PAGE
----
Massachusetts has long been flirting with the idea of tackling online gambling and/or poker.
So far, those flirtations haven’t gotten past the chatting stage. But things are ramping up with the first meeting of a new commission this week meant to take a closer look at online gambling and daily fantasy sports.
The latest from Massachusetts
Massachusetts formally legalized daily fantasy sports in the commonwealth in the context of an economic development law enacted earlier this year.
That same law created the Massachusetts Special Commission on Online Gaming, Fantasy Sports Gaming and Daily Fantasy Sports. That body got together for its initial meeting on Monday.
The impetus for the commission has to do more with DFS than online gambling, despite the latter’s prominence in the commission’s name. The legality and regulation of DFS in Massachusetts has been a point of focus there for more than a year.
The focus was made clear by comments from members of the commission, who were mostly eager to talk about the subject of fantasy sports. More from Rep. Joseph Wagner, a member of the commission, via the State House News Service:
“We codified statutorily the standing of daily fantasy sports operations as legal entities but with a sunset provision,” Wagner said. “It’s the hope that the work of this commission and whatever product, and perhaps legislative product, may come from it will provide guidance going forward.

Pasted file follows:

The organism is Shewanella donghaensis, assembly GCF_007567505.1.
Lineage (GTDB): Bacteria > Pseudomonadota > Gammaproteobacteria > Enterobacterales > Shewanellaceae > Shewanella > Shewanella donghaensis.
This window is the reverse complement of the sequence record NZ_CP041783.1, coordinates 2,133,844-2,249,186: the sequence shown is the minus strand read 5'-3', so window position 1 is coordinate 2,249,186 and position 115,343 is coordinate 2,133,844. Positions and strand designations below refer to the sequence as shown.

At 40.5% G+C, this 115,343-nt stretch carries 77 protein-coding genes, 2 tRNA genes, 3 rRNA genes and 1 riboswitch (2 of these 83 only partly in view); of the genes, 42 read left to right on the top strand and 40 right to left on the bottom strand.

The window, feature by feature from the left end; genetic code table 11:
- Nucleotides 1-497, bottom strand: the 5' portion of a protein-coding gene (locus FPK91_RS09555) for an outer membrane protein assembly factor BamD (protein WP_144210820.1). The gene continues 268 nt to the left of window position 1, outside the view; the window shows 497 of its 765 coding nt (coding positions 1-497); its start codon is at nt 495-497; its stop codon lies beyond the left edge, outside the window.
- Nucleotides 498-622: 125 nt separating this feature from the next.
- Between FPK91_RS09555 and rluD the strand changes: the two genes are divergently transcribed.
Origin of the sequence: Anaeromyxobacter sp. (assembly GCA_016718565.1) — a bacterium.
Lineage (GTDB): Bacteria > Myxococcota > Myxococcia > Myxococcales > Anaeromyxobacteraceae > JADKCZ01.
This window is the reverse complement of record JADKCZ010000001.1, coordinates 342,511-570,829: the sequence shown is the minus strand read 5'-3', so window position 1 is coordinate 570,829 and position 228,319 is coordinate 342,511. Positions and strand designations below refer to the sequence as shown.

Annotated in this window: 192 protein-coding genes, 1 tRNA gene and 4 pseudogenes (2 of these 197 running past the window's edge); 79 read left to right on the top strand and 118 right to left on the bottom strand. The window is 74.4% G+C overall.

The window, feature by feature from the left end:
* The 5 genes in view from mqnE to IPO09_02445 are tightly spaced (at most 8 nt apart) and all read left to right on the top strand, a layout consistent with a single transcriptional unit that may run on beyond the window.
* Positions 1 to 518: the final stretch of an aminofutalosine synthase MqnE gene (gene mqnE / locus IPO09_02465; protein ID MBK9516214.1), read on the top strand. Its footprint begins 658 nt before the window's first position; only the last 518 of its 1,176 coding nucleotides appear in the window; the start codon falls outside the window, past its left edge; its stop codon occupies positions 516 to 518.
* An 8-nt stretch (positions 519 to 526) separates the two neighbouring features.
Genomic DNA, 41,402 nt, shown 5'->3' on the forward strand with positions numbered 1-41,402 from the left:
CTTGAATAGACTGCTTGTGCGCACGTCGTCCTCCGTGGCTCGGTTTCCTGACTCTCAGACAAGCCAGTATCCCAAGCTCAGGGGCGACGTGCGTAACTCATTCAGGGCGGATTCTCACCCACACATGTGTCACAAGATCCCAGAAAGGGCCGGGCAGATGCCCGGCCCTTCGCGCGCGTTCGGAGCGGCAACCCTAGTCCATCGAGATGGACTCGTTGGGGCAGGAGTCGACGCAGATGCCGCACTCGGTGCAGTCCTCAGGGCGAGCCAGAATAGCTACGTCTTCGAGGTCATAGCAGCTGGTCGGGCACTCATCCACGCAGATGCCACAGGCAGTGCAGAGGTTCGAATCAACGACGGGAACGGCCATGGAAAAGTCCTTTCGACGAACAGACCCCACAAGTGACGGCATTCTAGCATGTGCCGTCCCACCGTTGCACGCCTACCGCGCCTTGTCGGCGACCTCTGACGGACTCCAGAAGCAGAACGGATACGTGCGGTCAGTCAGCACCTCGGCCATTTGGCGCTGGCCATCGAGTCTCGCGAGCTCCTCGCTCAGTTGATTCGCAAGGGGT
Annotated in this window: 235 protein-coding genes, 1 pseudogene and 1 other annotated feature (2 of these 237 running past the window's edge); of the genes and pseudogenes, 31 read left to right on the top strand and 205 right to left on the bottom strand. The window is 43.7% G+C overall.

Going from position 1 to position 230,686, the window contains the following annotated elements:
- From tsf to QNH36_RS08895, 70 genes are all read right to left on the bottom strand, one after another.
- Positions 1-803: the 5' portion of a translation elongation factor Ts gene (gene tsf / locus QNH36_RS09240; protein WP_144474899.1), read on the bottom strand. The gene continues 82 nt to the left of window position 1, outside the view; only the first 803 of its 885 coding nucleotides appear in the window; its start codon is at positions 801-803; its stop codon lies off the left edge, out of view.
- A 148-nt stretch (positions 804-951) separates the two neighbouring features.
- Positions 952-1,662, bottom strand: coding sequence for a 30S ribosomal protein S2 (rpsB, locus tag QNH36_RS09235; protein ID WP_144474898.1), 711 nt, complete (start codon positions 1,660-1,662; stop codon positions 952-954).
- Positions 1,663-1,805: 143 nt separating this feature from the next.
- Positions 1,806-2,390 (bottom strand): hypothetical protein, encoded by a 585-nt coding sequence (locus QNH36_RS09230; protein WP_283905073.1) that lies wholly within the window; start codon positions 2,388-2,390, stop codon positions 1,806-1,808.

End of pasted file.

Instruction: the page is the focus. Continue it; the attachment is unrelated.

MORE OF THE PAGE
But still, online gambling is going to be considered in tandem with DFS, even though they come from the vastly different starting points of being illegal and legal, respectively, in Massachusetts.
Massachusetts’ history with online gambling
This is far from the first time that the Bay State will consider online gambling:
- In 2013, lawmakers attempted to attach online poker to budget and expenditure measures.
- The state hosted an internet gambling forum in 2014.
- Throughout 2016, the Massachusetts Gaming Commission studied online gambling and suggested an “omnibus” approach to regulate forms of internet gaming, including DFS.
What’s next in the state
The commission has until July to meet — which it plans to do regularly — and deliver its findings to the legislature.
We can expect to get an indication of what the commission will end up recommending to the statehouse over the course of those meetings. Will it focus on DFS, and punt on online gambling? Or will the rubber finally meet the road for Massachusetts and iGaming?
Given the time and effort being put into the commission — and the important government officials that are a part of it — the commission’s findings should be taken seriously.
So if online gambling is deemed viable and important to legalize and regulate by this panel, expect it to crop up in legislation.
Still, the window might stretch into the following year; the DFS law remains in effect until the summer of 2018, lessening the need for quick action. But 2017 could be the most interesting year yet in Massachusetts for proponents who would like to see online gambling progress — or perhaps even legalization.